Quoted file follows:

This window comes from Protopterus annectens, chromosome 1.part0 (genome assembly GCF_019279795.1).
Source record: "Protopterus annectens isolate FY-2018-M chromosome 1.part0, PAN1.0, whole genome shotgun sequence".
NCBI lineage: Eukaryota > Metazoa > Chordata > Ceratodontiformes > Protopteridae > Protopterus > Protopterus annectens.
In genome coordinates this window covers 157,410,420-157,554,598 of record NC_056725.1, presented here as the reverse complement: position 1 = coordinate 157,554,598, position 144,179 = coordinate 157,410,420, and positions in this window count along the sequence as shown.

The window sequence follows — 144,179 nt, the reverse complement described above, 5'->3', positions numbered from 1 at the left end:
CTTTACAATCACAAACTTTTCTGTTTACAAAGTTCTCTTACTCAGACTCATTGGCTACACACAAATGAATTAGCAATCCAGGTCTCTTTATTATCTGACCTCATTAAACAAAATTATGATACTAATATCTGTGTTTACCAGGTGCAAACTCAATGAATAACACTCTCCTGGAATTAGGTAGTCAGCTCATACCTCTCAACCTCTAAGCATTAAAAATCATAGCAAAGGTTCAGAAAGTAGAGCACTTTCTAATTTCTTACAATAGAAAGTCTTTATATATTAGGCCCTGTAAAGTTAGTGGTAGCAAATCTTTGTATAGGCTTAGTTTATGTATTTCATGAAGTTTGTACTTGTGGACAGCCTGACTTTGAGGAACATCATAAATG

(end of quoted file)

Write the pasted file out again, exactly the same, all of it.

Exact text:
This window comes from Protopterus annectens, chromosome 1.part0 (genome assembly GCF_019279795.1).
Source record: "Protopterus annectens isolate FY-2018-M chromosome 1.part0, PAN1.0, whole genome shotgun sequence".
NCBI lineage: Eukaryota > Metazoa > Chordata > Ceratodontiformes > Protopteridae > Protopterus > Protopterus annectens.
In genome coordinates this window covers 157,410,420-157,554,598 of record NC_056725.1, presented here as the reverse complement: position 1 = coordinate 157,554,598, position 144,179 = coordinate 157,410,420, and positions in this window count along the sequence as shown.

The window sequence follows — 144,179 nt, the reverse complement described above, 5'->3', positions numbered from 1 at the left end:
CTTTACAATCACAAACTTTTCTGTTTACAAAGTTCTCTTACTCAGACTCATTGGCTACACACAAATGAATTAGCAATCCAGGTCTCTTTATTATCTGACCTCATTAAACAAAATTATGATACTAATATCTGTGTTTACCAGGTGCAAACTCAATGAATAACACTCTCCTGGAATTAGGTAGTCAGCTCATACCTCTCAACCTCTAAGCATTAAAAATCATAGCAAAGGTTCAGAAAGTAGAGCACTTTCTAATTTCTTACAATAGAAAGTCTTTATATATTAGGCCCTGTAAAGTTAGTGGTAGCAAATCTTTGTATAGGCTTAGTTTATGTATTTCATGAAGTTTGTACTTGTGGACAGCCTGACTTTGAGGAACATCATAAATG